'Sopranos' Creator Speaks Up on Finale

chaseIn an exclusive interview with Alan Sepinwall of the New Jersey Star-Ledger, conducted just after the nation had taken a final collective gasp and befuddled double-take on the conclusion of The Sopranos, creator David Chase gives his one and only (for now) take on the series finale. Chase had already fled to France by the time the show aired Sunday night, intent on avoiding “all the Monday morning quarterbacking.”

While he had plenty to say about the show, the prospects of a film, the fans, and their across-the-board takes on the ending, Chase offered no interpretation of his own, leaving it at this: “I have no interest in explaining, defending, reinterpreting, or adding to what is there…No one was trying to be audacious, honest to God,” he adds. “We did what we thought we had to do. No one was trying to blow people’s minds or thinking, ‘Wow, this’ll (tick) them off. People get the impression that you’re trying to (mess) with them, and it’s not true. You’re trying to entertain them.”

Other topics top-of-mind:

— Chase on the prospects of continuing the story on the big screen: “If something appeared that really made a good ‘Sopranos’ movie and you could invest in it and everybody else wanted to do it, I would do it. But I think we’ve kind of said it and done it.”

– Due to the cut-in-half season and an order for an additional episode, added midway through production, it’s fair to say that some of the peripheral story lines (Johnny Cakes) were bolstered. Chase: “If this had been one season, the Vito storyline would not have been so important.”

— On how the bloodletting in last week’s ‘The Blue Comet’ may have led to some unrealized expectations amongst fans for the finale – Chase: “I’m the number one fan of gangster movies…Martin Scorsese has no greater devotee than me. Like everyone else, I get off partly on the betrayals, the retributions, the swift justice. But what you come to realize when you do a series is, you could be killing straw men all day long. Those murders only have any meaning when you’ve invested story in them. Otherwise, you might as well watch ‘Cleaver.’

Read the full interview.

Related: “Some will win, some will lose, some were born to sing the blues. Oh, the movie never ends. It goes on and on and on and on … ” – Journey members were “jumping up and down” when they learned that “Don’t Stop Believin'” had been licensed by Chase for the final episode. Also, what’s next for: James Gandolfini, Edie Falco, Michael Imperioli, Meadow, Paulie Walnuts, Silvio, and Dr. Melfi?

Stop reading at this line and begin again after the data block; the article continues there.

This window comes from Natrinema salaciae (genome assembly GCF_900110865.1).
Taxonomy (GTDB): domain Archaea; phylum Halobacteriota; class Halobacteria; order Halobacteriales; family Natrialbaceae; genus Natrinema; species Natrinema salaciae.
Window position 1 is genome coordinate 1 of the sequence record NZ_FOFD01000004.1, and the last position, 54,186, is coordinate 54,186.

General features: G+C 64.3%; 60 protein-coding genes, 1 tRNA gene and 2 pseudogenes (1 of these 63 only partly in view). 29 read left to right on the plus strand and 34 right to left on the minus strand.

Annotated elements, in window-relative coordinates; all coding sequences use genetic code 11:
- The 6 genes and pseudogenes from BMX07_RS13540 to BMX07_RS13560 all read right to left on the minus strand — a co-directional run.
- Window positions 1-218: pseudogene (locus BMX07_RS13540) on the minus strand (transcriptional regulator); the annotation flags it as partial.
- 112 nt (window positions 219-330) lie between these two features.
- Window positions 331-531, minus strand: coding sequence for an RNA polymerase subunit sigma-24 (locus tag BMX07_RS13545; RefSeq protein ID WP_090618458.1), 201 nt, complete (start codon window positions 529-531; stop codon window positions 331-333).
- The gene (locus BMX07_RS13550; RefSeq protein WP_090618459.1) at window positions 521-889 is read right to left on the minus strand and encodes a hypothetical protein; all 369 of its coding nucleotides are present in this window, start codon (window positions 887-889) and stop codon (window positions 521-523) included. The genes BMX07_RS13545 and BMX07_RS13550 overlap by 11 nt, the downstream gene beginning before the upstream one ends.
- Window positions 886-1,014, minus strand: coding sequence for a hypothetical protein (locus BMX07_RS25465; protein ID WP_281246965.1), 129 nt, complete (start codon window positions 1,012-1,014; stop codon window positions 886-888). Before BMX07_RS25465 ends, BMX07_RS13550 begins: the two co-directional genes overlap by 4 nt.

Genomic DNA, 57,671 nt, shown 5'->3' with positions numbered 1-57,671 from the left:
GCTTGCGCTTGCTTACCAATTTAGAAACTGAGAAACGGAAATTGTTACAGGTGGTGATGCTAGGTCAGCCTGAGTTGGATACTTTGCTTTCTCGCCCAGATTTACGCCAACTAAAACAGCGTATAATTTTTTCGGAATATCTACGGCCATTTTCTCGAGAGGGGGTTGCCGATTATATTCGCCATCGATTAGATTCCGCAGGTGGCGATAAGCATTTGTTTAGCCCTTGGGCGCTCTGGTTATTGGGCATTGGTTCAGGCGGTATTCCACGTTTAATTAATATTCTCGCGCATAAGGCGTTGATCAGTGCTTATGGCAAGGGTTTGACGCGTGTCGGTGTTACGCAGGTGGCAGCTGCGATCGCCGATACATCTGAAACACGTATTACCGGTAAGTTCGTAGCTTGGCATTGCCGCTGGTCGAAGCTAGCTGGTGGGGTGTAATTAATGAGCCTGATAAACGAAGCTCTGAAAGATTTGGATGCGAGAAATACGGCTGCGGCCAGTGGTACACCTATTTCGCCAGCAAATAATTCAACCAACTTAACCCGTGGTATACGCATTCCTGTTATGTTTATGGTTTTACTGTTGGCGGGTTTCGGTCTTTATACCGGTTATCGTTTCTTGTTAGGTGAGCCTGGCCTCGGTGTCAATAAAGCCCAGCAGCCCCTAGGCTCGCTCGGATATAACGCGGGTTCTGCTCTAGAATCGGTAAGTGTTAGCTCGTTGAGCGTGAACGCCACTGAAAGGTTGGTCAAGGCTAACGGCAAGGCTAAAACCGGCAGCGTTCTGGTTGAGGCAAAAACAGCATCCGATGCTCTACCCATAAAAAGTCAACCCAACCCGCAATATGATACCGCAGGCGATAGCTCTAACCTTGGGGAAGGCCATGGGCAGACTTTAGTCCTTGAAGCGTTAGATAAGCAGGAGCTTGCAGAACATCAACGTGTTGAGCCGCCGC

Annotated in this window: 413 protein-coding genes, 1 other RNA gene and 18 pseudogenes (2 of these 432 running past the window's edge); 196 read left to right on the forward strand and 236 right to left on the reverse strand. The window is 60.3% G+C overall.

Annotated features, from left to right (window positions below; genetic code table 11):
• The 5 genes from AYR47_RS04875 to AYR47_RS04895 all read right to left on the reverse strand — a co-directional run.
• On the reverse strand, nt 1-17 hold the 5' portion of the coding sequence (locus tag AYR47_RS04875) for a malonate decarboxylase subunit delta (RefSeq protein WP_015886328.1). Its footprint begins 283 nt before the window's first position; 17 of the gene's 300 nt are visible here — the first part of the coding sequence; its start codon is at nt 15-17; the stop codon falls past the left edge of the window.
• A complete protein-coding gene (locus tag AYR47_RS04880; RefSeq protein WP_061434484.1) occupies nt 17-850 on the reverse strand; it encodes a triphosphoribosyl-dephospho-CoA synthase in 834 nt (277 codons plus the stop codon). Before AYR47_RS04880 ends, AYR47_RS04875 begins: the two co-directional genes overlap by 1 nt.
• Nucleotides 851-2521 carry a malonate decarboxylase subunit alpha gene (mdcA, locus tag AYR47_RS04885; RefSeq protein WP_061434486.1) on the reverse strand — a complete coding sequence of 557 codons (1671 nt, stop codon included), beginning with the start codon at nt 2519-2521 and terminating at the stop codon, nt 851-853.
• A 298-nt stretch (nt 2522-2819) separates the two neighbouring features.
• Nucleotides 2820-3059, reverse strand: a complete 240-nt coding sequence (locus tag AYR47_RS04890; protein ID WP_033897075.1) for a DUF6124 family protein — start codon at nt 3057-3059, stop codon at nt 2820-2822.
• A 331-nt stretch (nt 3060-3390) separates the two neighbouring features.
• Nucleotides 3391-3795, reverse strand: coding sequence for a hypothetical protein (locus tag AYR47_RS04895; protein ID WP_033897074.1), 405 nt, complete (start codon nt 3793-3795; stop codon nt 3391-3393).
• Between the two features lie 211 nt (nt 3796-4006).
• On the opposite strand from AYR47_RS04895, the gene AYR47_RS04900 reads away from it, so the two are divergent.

Posted by Ted Zee on June 12th 2007 | Home Page | 4 Comments Subscribe to this site's feed

4 Responses

  1. Brian Mornoe Says:

    The perspective of the series has largely been 3rd person. That is we watch the characters and plot from an outsiders point of view. For the most part this is the perspective. However, every once in while it becomes a sort of 1st and 2nd person perspective. Every once in while we are thrust into the perspective (usually just visually) of Tony. There are many instances which I will bring up later, but this has been the basic pattern of perspectives for the series. Let us say that those 11 seconds of nothing was really being suddenly thrust into that Tony perspective. What would this nothing mean? Well, it would mean he is dead. Suddenly, without warning, Tony is dead. Well, how would he have a died? I don’t know about you, but did you notice that guy who barely touched his food at the counter go to the bathroom? We know how they do it. Inconspicuous. Methodical. Without warning. Headshot. Dead. So, Tony is killed in front of his entire family. Some may say how do I know if this is what the nothingness is? Okay, let’s say you’re right and Tony is killed, why wouldn’t they just show it. My reply is that I guess I’m not as heartless as you. I really don’t want to see Tony get offed. It seems a little perverse. And for you fans who would want to see it just to know, you really aren’t fans. A real fan would relish the opportunity to experience that last moment rather than merely witnessing it. A real fan (unlike Dr. Melfi) believes there’s something good in Tony worth experiencing. And for those fans who refuse to step into Tony’s world, David Chase gave you the ending you deserved: nothing. As for the true believers who have made it a habit to empathize and understand, we have the special treat of truly experiencing who the man is, his essence, and his purpose. And if you need any further encouragement to accept this interpretation, remember what Bobby said to Tony on the boat: When you die, all you see is blankness. Coincidence–probably not. For those who are now ready to step inside the world of Tony, remember that at the heart of understanding The Sopranos lies the viewers’ willingness to infer. (check out more on my blog jakjonsun.wordpress.com)

  2. sunny Says:

    Who needs David Chase to explain his chose of endings? He wrote it, aired it, that’s that. Draw your own conclusion. Chase is known for never tying up loose ends, did you expect him to start now? Anyone who suspected a cut, dry ending obviously never heard of Mr Chase. Get over it, Sopranos is only a TV series, folks,it’s not real!

  3. HBO Cancels ‘John’, Announces New David Milch Project » bigscreenlittlescreen.net Says:

    […] unlike David Chase, who gave away nothing in the way of clues about his famed Sopranos closer, David Milch dumps out on Variety on the JFC […]

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